September 11 – Remembrance & Recovery | Domestic Preparedness Photo: ©iStock.com/demerzel21
Resilience

September 11 – Remembrance & Recovery

by Anthony S. Mangeri -

It is difficult to imagine that the attacks of 9/11 occurred 20 years ago. Emergency managers build systems to mitigate the potental impacts of disasters on communities. An emergency manager’s job is to plan for the worst and prepare communities for that one moment when it is time to lead. The memory of walking into the New Jersey Emergency Operation Center on September 11, 2001 and seeing the devastation as it unfolded is vivid in my mind. Patriot Day is a day that conjures memories of the lives lost as well as the nation’s subsequent recovery from that devastating event.

 
Commentary

Lest We Forget

by Martin Masiuk -

Lest We Forget! A reflection and observation on the anniversary of 9/11 from the publisher.

Preparedness

Security Lessons Learned – Part 2, Las Vegas Shootings

by Daniel Rector -

Many of the previous stories and after-action reviews conducted for the 2017 Las Vegas shootings have focused on organizers’ and public safety officials’ responses in the aftermath of the attack. In contrast, this article focuses on the events’ security strengths and weaknesses and then offers recommendations for other event planners and public safety officials to improve their plans for future events.

Preparedness

Security Lessons Learned – Part 1, Boston Marathon Bombings

by Daniel Rector -

Acts of terrorism continue to affect communities worldwide. As the public tries to retain a semblance of everyday life by attending outdoor events, emergency planners must adapt to new intelligence and learn from past attacks. A review of the 2013 Boston Marathon bombings identifies the event security plans’ strengths and shortcomings. Other event planners and public safety officials can use this review and recommendations to plan for large public gatherings within their jurisdictions.

Preparedness

COVID-19: Impact on Financial Fraud

by Michael Breslin -

The past 16 months have been challenging. COVID-19 left a trail of destruction and a tremendous loss of life. It has had an impact on almost every aspect of daily life. The economy, supply chains, social norms, schools, and places of worship were all affected. The pandemic also led to increased risk of financial fraud and cybercrime. The nation seems to be turning the corner on the pandemic, and people are gradually setting their sights on returning to a new normal way of life.

Commentary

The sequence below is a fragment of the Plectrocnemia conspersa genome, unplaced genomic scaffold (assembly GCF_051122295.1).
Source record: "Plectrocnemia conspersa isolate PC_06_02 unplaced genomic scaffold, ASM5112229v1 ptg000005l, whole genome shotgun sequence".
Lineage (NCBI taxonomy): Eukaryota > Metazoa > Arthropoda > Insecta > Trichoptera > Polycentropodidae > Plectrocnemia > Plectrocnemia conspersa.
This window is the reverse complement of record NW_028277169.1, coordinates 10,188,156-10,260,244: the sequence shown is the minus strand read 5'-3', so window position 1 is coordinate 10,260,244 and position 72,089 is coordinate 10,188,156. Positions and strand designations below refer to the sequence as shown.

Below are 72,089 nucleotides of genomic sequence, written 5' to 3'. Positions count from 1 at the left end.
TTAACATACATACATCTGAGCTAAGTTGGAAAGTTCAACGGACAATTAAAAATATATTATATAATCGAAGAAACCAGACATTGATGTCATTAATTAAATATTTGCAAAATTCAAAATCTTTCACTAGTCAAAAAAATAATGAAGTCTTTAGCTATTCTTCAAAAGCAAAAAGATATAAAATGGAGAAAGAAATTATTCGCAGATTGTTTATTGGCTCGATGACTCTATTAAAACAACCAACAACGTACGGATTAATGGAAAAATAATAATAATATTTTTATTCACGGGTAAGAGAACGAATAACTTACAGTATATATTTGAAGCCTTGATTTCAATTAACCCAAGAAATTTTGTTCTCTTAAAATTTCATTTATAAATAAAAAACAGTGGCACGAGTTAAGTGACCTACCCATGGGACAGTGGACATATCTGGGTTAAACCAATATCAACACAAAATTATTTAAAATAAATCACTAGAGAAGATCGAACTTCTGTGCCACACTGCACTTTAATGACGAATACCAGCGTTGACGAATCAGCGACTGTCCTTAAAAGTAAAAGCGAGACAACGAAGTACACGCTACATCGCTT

Different Sides of Disaster Support

by Catherine L. Feinman -

Disaster support often conjures the image of boots-on-the-ground responders providing aid to survivors on scene. However, disaster support involves so much more that is accomplished at each phase of the disaster management cycle. These efforts include creating codes and standards, building a workforce, providing financial aid, and offering psychological support.

Updates

S&T Wildfire Sensor Initiative Heats Up

At the California field event back in June, the U.S. Department of Homeland Security Science and Technology Directorate (S&T) successfully tested four prototype technologies for early detection of wildfires, closing out Phase 1 of the Smart Cities Internet of Things Innovation (SCITI) Labs wildland fire sensor effort. SCITI Labs brings together government and private sector partners to identify technologies that meet first responders’ operational needs and ensure the nation’s critical infrastructure remains secure and resilient.

DHS S&T Calls for Technologies for 2022 First Responder Electronic Jamming Exercise (JAMX 22)

The Department of Homeland Security (DHS) Science and Technology Directorate (S&T) today released a Request for Information (RFI) for participation in the 2022 First Responder Electronic Jamming Exercise (JamX 22) at White Sands Missile Range, New Mexico, April 25-29, 2022.

Quickly Detecting Cyanide Poisoning After Fires Can Save Lives

In the chaos of burning buildings, it is not just the flames that are dangerous and potentially lethal, but also toxic fumes like cyanide that are released when certain materials are incinerated. These fumes, mixed with smoke, are so toxic that even in very low quantities may pose more risk than the fire itself. Science and Technology Directorate's Chemical Security Analysis Center chemists have invented a test to indicate possible toxic cyanide exposure at the fire scene.

Using Technology to Solve Urban Response Challenges

The National Urban Security Technology Laboratory (NUSTL) serves first responders and emergency managers throughout metropolitan areas in the country, helping to solve the complex challenges faced by urban responders. The lab evaluates technologies and provides tools and guidance for all state and local first responders to safeguard their communities.

Taking Guess Work Out of Vaccine Development

Immune response to vaccines is unpredictable, transient, and ineffective, largely due to a lack of understanding of the complex mechanisms of action underlying immune memory. The Assessing Immune Memory (AIM) program seeks to develop a platform capability to predict immune memory informed by a systems-level view of the host response to vaccination and its mechanisms.